Warren has been interested in Native American culture since first reading "Black Elk Speaks" in the 60s. His first book "The World of Chief Seattle," is an historical account of Chief Seattle’s people the Suquamish from pre-contact time to the present and includes the Suquamish authorized version of Chief Seattle’s speech. The book was written in cooperation with the Suquamish tribe and they receive a portion of the royalties.
Warren's latest book titled "Reincarnation Beliefs of North American Indians: Soul Journeys, Metamorphoses, and Near Death Experiences" is an in depth look at a belief system about which very little has been written. Reincarnation beliefs are found not only in India but in most small scale tribal societies throughout the world, including many Native societies in North America. Learn about a Winnebago shaman’s initiation, the Cherokees’ Orpheus Myth, the Hopi account of “A Journey to the Skeleton House,” the Inuit story of a man who lived the lives of all animals, the Ghost Dance, and other fascinating accounts. This book is illustrated with 45 black and white photographs of Native People.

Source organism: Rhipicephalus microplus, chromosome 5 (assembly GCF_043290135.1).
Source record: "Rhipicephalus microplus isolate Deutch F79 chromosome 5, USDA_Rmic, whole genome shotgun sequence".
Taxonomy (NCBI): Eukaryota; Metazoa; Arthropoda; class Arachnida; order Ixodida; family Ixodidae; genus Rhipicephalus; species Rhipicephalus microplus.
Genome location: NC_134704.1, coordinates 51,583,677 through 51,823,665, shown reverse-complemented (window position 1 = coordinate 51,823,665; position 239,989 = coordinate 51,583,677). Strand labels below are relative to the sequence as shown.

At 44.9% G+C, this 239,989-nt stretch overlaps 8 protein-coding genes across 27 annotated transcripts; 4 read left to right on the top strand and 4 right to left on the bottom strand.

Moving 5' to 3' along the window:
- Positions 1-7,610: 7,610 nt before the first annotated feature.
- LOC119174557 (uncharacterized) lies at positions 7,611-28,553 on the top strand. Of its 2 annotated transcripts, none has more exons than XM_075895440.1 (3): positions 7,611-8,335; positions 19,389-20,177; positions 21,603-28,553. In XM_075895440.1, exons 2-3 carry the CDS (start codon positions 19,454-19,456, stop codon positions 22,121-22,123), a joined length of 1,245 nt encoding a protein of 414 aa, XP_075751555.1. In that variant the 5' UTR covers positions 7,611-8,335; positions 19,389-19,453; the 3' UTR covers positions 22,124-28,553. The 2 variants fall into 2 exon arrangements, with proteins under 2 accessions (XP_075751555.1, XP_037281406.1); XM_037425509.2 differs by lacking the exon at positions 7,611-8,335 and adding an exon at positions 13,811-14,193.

His book "Colloidal Silver Today," offers the latest findings and research on the low-tech alternative germ killer called colloidal silver. It includes instructions for building a low-cost generator to produce colloidal silver at home for pennies an ounce.
Warren's top selling book "The Neti Pot for Better Health" gives all the information needed to use this simple and traditional personal health care process to relieve allergies and sinus problems.